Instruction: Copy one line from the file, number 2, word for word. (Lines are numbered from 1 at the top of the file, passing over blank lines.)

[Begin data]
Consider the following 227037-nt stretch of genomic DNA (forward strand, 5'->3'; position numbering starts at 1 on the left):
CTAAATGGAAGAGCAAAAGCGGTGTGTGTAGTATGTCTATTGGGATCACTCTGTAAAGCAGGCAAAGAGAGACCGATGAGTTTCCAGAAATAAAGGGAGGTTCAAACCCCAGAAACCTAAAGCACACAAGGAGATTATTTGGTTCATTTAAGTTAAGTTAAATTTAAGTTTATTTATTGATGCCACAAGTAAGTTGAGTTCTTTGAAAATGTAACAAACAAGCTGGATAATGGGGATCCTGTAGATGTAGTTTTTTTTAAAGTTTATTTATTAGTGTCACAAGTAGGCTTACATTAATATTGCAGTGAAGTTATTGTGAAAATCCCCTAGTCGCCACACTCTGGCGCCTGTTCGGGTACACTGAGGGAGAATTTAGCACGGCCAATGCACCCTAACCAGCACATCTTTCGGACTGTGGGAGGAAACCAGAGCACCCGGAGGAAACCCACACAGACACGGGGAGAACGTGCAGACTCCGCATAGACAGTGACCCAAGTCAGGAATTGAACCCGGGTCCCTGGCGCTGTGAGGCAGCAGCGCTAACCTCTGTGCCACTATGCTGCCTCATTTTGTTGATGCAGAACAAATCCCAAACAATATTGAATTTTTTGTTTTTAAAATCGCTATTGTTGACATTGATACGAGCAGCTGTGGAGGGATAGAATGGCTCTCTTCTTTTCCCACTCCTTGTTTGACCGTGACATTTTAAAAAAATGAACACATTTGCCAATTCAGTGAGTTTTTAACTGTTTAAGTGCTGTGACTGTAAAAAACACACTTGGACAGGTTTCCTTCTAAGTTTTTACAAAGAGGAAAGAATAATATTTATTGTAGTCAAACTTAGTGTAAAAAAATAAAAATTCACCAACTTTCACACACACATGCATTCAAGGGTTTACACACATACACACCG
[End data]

CTAAATGGAAGAGCAAAAGCGGTGTGTGTAGTATGTCTATTGGGATCACTCTGTAAAGCAGGCAAAGAGAGACCGATGAGTTTCCAGAAATAAAGGGAGGTTCAAACCCCAGAAACCTAAAGCACACAAGGAGATTATTTGGTTCATTTAAGTTAAGTTAAATTTAAGTTTATTTATTGATGCCACAAGTAAGTTGAGTTCTTTGAAAATGTAACAAACAAGCTGGATAATGGGGATCCTGTAGATGTAGTTTTTTTTAAAGTTTATTTATTAGTGTCACAAGTAGGCTTACATTAATATTGCAGTGAAGTTATTGTGAAAATCCCCTAGTCGCCACACTCTGGCGCCTGTTCGGGTACACTGAGGGAGAATTTAGCACGGCCAATGCACCCTAACCAGCACATCTTTCGGACTGTGGGAGGAAACCAGAGCACCCGGAGGAAACCCACACAGACACGGGGAGAACGTGCAGACTCCGCATAGACAGTGACCCAAGTCAGGAATTGAACCCGGGTCCCTGGCGCTGTGAGGCAGCAGCGCTAACCTCTGTGCCACTATGCTGCCTCATTTTGTTGATGCAGAACAAATCCCAAACAATATTGAATTTTTTGTTTTTAAAATCGCTATTGTTGACATTGATACGAGCAGCTGTGGAGGGATAGAATGGCTCTCTTCTTTTCCCACTCCTTGTTTGACCGTGACATTTTAAAAAAATGAACACATTTGCCAATTCAGTGAGTTTTTAACTGTTTAAGTGCTGTGACTGTAAAAAACACACTTGGACAGGTTTCCTTCTAAGTTTTTACAAAGAGGAAAGAATAATATTTATTGTAGTCAAACTTAGTGTAAAAAAATAAAAATTCACCAACTTTCACACACACATGCATTCAAGGGTTTACACACATACACACCG